It's a Tuesday night at the Clubhouse, a black-box theater on the second floor of a condo located down an alley from the intersection of Santa Monica Boulevard and El Centro Avenue. At the weekly improv show TNT, the group Call Waiting, comprised of Upright Citizens Brigade alums Mark Rennie, Ryan Rosenberg and Drew Tarver, are finally getting stage time after waiting four months, and they're starting off with the one-word audience suggestion “crown.” As its name suggests, the group's angle is creating three-way phone conversations.
That Friday, not too far away, at the corner of Melrose and La Brea, an audience is packed up against the windows at the Neon Venus Art Theatre, reveling in the weekly improv show headlined by the trio Proton Pack. While Call Waiting mines laughs by spinning an absurdist scenario (a pastor receiving cookies filled with razor blades and diarrhea), Proton Pack's approach to improv is more plot-driven (the audience's suggested title for a comic book, “Titties are us,” leads to a scenario about porn stars doubling as superheroes).
Even if you don't laugh, you can shrug it off, as the cost of such indie improv shows ranges from a $2 donation to a $5 ticket, and free beer or water often comes with the price of admission. Sure, the performers are glad you showed up, but they were never expecting to draw a yuppie crowd in the first place, which explains the lack of a parking valet.
These off-the-beaten path oases are free from the pressures of high-paying audiences, and are where improvisers can freely hone their craft and fall on their face if necessary.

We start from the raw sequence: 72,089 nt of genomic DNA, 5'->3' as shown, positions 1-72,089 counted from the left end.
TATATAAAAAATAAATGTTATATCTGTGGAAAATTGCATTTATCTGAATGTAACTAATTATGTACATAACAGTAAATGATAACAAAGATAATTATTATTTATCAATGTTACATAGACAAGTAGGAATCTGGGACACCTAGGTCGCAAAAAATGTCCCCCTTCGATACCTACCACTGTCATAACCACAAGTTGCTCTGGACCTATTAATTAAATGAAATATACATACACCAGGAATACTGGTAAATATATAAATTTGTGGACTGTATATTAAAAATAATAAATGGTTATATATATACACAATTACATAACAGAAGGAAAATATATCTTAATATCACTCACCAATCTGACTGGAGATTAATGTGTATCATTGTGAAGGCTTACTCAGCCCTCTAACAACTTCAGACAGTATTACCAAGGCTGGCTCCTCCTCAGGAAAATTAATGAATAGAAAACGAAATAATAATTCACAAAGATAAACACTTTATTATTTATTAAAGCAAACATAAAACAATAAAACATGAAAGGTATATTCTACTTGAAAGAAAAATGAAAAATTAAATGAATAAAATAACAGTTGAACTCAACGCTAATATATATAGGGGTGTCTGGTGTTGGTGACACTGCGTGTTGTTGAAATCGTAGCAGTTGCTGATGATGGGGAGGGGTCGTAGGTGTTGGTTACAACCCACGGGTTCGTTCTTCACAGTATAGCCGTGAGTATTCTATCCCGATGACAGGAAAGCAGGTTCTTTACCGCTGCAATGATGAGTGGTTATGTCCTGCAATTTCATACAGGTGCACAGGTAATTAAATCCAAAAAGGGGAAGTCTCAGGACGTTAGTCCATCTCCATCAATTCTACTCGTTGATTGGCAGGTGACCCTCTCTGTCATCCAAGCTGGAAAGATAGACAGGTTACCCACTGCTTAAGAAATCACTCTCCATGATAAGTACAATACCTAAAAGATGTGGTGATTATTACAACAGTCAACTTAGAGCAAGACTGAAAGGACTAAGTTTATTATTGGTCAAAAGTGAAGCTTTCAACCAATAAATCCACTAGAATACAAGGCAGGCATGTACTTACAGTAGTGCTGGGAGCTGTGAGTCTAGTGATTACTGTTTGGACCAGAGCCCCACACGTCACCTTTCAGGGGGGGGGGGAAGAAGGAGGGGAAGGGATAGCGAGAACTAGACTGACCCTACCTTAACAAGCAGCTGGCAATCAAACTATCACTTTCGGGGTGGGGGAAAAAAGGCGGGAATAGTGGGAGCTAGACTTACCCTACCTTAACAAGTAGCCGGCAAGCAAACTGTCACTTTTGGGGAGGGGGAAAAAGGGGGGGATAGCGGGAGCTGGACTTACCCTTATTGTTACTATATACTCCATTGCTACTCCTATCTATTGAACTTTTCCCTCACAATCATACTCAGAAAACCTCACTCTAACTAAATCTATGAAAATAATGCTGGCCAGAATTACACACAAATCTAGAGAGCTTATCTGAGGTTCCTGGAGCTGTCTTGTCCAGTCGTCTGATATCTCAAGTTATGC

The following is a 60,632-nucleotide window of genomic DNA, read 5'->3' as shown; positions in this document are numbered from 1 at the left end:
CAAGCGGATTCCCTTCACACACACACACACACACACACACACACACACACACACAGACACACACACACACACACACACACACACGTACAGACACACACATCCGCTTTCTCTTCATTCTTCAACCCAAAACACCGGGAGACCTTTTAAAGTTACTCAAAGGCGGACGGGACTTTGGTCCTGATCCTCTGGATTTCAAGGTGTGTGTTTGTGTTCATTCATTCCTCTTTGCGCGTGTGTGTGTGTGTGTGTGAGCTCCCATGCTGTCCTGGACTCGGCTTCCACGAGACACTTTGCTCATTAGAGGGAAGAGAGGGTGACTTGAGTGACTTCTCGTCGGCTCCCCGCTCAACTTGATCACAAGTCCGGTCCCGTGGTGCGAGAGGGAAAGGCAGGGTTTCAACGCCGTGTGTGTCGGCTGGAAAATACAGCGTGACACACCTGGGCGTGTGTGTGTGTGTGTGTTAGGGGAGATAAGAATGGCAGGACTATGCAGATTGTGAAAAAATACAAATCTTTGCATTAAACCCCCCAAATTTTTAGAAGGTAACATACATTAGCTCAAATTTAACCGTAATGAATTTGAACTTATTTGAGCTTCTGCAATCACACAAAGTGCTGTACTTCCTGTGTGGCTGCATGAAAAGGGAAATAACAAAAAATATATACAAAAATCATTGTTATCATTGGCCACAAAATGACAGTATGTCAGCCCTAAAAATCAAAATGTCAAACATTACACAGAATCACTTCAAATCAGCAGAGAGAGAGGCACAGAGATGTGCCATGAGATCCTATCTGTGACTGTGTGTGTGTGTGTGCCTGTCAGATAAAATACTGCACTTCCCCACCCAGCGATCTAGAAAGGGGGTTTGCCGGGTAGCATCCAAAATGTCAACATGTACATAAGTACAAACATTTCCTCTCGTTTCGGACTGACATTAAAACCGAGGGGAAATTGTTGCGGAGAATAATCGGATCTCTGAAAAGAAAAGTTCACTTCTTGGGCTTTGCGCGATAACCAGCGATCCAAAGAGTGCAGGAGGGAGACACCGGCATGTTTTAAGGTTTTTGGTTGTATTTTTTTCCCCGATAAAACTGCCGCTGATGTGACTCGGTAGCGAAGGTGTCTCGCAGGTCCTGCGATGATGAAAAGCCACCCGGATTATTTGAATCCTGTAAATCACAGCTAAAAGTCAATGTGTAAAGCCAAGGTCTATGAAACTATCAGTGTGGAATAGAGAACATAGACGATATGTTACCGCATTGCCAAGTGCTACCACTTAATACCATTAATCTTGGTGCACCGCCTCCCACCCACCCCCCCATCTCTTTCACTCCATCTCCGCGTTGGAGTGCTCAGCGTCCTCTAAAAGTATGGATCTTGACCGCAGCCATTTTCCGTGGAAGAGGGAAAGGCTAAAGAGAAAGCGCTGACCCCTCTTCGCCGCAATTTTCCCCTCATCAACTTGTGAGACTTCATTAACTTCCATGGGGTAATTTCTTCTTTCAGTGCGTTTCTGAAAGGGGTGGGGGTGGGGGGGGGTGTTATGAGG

Similar to the way in which L.A. made its mark with alternative stand-up venues in the '90s with Largo and UnCabaret, so has it given way to the current wave of alternative improv spaces. Since 2005, indie rooms have sprouted up like gyms across the city, operating outside the franchise comedy theaters — UCB, Groundlings, IO West and Second City — that dominate the craft in performance and teaching.
The explosion is largely attributed to the moment when UCB opened on Franklin Avenue. Over the last eight years, the school has amassed a number of students and alums who may not often find stage time at the venue or make it onto one of its highly competitive house teams. These aspirants band together to form their own teams, sometimes as practice groups for their classes, which fuels the demand for new places to perform.
The glut of UCB acolytes also is why the predominant style often seen in the oldest indie hangs around town, i.e. TNT, Room 101 and Crashbar, is UCB's “game” philosophy. The game is the style of long-form improv in which improvisers search for a unique element in their scene and heighten that idea to hilarious extremes.
Other laugh institutes, such as Second City, IO West and the Groundlings, have kept their flocks in-house largely due to their separate student stages and improv jams. But their adherents are creating indie rooms as well: Those booking a spot at the Sunday Bash! at the Hollywood Complex tend to be practitioners of Second City's scene-based technique, which focuses on characters' connections and relationships, while Neon Venus Art Theatre, named after owner Lissette Salazar Napoleoni's punk band out of Las Vegas, assembles house teams and welcomes outsiders from all walks of improv life but especially the students from the Groundlings, which is down the street. Despite improvisers' ardent comedy school spirit, a “members only” policy is never enforced at alt spaces.
“While many of the theaters in town have a school of thought, in most of these indie shows we're pretty nondiscriminatory,” says UCB alum Harrison Brown, who runs TNT with Jonathan Smith and Jonny Svarzbein. “Our flood base tends to be from UCB, but there's no rule that says you have to perform game.”